E L P SAM ATION C U D E ! Y L L Y L L RA A R . 9 9 888.

TER. S A M KLINE C A L B NOT A K TO BE S I T I HTED. R THIS BOO G I R Y IS COP T GIVEN FO WAY. K O O PLE B SION IS NO CED IN ANY M A S IS DU THIS PERM REPRO

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E L P SAM ATION C U D E ! Y L L Y L L RA A R . 9 9 888.

TER. S A M KLINE C A L B NOT A K TO BE S I T I HTED. R THIS BOO G I R Y IS COP T GIVEN FO WAY. K O O PLE B SION IS NO CED IN ANY M A S IS DU THIS PERM REPRO

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Passages 5 and 6: Passages Connected by a Theme

/ Ancient Greece \ 1

What is your everyday life like? What do you want to do with your life? How will your life be different as you grow older? People today will have many different answers. There are many choices. You might not realize how lucky you are to have these choices. For some people, life is decided for them.

2

In ancient Greece, people did not have as many choices. A lot of things were decided the second a person was born. If you were a boy, you followed one path. If you were a girl, you followed another. Here is what life might have been like if you had been born in ancient Greece.

3

After your birth into your Greek family, your father lifts you into the air. He performs a special dance with you. He places an emblem above TER. S A M NElet everyone KLIto your family’s door. Already, it is important for the family C A L B OT aAboy, an BE branch Nare know whether you are a boy or a girl. If Tyou S I TO olive K I O . D O SB is displayed. If you are a girl, aRpiece A few days IGHTEof wool TisHIdisplayed. Y R P O O F C N S E I later, your relativesOand Y. After that, your WAyou. T GIVto welcome Y Omeet B OK friends N N E A L S I P life couldSgo ways. AMtwo verySdifferent ION CED IN

E L P SAM ATION C U D E ! Y L L Y L L RA A R . 9 9 888.

THIS

IS PERM

DU REPRO

The Life of a Boy 4

At age 7, you start going to the local primary school. Books are costly, so you have to remember all of the information your teacher provides. You study reading, writing, music, and sometimes art.

5

At age 12, you go to another formal school for four more years. You learn about math, government, public speaking, and drama.

6

At age 18, you are considered an adult. You are required to join the army. You will train in the army for two years. You are expected to be strong, loyal, and wise.

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7

As an adult, you have a job and a family. You might work as a businessman, politician, soldier, or farmer. Your work keeps you busy most of the day. In the evening, you dine with your wife and children. As a man, you are allowed to attend sporting events, public hearings, and festivals.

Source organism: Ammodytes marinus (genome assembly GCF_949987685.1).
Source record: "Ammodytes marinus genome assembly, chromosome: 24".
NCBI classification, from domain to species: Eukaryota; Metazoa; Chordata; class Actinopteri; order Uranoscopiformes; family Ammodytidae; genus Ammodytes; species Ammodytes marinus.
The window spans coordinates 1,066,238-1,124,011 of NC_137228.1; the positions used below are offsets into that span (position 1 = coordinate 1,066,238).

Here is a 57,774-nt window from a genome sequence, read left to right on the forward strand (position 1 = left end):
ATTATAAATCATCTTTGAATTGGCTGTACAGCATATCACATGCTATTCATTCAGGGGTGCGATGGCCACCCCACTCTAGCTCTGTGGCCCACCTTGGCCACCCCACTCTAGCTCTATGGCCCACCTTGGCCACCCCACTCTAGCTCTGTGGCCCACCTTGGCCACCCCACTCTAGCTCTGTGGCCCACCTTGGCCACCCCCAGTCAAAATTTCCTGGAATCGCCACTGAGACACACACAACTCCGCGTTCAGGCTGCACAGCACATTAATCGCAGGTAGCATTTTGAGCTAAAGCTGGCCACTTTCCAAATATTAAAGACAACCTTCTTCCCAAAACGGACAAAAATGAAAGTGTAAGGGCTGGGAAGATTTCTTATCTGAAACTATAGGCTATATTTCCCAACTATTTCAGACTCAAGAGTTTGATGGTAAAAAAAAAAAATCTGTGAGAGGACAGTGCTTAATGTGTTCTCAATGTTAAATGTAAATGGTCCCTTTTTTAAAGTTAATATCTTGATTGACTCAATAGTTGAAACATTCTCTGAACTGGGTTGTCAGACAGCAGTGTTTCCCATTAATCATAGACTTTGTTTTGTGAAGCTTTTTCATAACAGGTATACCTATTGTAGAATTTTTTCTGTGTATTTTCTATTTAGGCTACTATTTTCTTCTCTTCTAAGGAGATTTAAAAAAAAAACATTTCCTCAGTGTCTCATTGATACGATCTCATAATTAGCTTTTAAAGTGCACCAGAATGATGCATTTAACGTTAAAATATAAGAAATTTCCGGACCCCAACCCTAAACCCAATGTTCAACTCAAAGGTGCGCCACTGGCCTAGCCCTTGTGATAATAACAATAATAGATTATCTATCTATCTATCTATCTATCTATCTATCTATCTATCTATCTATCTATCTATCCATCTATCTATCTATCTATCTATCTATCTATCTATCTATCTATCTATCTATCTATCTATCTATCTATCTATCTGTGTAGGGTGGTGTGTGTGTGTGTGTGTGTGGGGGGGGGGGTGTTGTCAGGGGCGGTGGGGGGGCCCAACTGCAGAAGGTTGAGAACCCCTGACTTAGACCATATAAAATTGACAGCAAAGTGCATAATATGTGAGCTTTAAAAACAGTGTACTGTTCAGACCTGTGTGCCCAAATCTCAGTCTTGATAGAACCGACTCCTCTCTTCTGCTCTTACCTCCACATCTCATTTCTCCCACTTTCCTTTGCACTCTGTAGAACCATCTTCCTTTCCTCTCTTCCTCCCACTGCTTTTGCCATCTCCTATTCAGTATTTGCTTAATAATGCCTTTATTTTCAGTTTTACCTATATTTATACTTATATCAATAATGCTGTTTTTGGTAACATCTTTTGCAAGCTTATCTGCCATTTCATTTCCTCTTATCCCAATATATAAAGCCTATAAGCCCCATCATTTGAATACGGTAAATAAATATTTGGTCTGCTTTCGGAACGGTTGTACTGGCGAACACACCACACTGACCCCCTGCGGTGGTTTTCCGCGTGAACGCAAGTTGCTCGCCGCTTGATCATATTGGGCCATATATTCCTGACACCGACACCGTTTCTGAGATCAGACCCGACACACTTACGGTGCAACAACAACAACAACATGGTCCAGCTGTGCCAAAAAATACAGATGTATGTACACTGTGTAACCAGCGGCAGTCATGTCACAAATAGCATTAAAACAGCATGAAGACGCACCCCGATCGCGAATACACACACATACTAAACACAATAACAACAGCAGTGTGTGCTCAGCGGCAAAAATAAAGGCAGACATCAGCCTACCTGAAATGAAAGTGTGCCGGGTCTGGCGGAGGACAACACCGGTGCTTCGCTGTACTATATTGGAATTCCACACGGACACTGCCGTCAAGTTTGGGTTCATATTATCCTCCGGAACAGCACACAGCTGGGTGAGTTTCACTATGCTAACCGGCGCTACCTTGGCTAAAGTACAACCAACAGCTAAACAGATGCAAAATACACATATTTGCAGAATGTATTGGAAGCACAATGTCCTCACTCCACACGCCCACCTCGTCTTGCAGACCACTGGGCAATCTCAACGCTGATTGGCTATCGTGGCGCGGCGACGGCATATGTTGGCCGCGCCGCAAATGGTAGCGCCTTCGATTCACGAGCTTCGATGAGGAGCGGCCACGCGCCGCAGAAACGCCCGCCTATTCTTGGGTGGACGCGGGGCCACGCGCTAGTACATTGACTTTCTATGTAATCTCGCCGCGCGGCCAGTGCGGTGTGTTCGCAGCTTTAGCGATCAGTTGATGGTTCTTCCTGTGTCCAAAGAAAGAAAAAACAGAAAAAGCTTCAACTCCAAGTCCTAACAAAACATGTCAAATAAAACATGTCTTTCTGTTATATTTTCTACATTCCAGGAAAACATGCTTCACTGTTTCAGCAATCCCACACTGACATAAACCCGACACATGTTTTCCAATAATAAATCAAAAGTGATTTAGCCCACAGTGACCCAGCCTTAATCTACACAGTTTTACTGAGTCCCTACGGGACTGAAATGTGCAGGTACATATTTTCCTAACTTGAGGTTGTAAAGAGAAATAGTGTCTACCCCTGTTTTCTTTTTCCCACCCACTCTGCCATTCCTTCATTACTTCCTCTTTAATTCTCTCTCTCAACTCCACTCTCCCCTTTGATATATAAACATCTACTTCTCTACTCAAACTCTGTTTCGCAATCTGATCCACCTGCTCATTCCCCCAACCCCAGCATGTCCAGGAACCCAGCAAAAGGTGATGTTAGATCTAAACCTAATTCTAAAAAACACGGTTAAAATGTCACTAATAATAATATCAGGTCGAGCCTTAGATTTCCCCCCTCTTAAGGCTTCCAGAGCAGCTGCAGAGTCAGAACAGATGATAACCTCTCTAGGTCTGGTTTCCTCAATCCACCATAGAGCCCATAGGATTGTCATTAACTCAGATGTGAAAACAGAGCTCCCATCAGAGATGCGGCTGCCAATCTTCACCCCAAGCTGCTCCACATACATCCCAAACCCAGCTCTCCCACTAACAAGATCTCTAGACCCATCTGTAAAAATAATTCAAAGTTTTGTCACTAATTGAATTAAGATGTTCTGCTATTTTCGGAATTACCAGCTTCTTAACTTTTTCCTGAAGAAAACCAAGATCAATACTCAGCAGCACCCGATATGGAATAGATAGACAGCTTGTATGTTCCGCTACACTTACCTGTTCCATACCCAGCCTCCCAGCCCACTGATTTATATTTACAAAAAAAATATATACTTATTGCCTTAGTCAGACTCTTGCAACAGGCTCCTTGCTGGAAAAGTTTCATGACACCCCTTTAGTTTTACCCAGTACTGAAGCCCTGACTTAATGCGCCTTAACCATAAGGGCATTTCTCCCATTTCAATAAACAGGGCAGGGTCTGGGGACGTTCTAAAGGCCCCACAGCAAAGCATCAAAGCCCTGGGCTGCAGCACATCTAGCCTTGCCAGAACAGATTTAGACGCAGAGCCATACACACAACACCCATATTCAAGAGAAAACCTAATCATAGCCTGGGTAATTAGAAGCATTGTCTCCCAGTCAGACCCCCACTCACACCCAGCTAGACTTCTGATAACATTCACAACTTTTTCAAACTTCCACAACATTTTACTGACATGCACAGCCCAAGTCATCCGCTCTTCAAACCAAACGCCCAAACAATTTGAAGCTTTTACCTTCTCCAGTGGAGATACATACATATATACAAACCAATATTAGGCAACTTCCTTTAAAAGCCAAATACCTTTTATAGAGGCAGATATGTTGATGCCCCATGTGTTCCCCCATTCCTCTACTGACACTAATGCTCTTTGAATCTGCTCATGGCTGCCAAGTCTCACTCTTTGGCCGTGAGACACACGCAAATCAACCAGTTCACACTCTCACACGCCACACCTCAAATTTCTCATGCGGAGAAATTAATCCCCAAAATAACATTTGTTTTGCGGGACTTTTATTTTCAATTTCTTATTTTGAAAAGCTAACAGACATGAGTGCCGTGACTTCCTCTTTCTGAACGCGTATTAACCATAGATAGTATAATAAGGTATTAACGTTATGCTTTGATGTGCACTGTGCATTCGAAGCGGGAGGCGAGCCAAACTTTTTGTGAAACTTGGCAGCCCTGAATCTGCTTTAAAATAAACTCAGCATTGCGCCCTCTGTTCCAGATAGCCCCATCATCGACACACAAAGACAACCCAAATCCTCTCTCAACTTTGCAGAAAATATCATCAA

8

In old age, if you have had a son, he must make sure that you and your wife are cared for. The elderly are highly respected in ancient Greece. However, those without a son usually continue to work for the rest of their lives.

The Life of a Girl 9

10

11

E L P SAM ATION C U D E ! Y L L Y L L RA A R . 9 9 888.

At age 7, while your brothers attend school, your mother teaches you how to manage a household. You learn how to cook, clean, and sew. Only the daughters of rich families are taught to read and write. From ages 7 to 14, you help your mother maintain the household and care for younger siblings. You rarely journey outside of your parents’ ER. are TYou S home because women are not allowed to appear in public often. A M LINE allowed to attend some events, but not many. A BLACK

NOT S I TO BE T K I O . D O At age 14, you are no longer expected HIS aBchild. It is time for IGHTE toFact Tlike R Y R P O O you to prepare to beOmarried. IVEN willY select K IS C Your Gfather WAY. a husband for you. T O O B N N E A L S I P IN Most boysSAcomplete SION andOarmy UCEDtraining before they marry. Your IS M ERMISschool H D T R P older than you. husband will probably be aRElot P

12

As an adult, your only jobs are to be a wife and mother. You must make sure your household runs smoothly, and you must take care of your children. You may spend time with other wives and mothers, but most of your time is spent with your family.

13

In old age, your husband has probably retired. You will now spend more time together enjoying your family. Your son and his wife will most likely care for you. You might also help look after your grandchildren and pass your skills on to them.

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/ Coretta Scott King \ 1

2

Coretta Scott was born on April 27, 1927. She was born on a farm in Alabama. The world was very different back then. In Alabama, and much of the South, African Americans had different laws than white people. Early in her life, Coretta had to live with unfair laws because she was African American. Coretta walked five miles to a tiny school that had just one room. White students did not have to walk. They rode buses to a large school.

E L P SAM ATION C U D E ! Y L L Y L L RA A R . 9 9 888.

TER. S A M KLINE C A L B T A her problems NOlet Coretta rose above these struggles. She didISnot TO BE hold T K I O . D O S B did very well in her back. She just worked as hard IGHasTEshe Fcould. THIShe R Y R P O O C wentGto N elementary school. She High IVELincoln K ISthen O WAY. School and did very T O Y O B N N E A L S I P IN at the top of her class. well again. finished high school M 1945, she IS SAIn ISSION PRODUCED H M T R E Because of her Pgood grades, REshe was given money to study at Antioch College in Ohio. While at college, she became interested in civil rights, or the fight for African American people and white people to be treated alike. She joined a group that tried to help African Americans get the same rights as white people.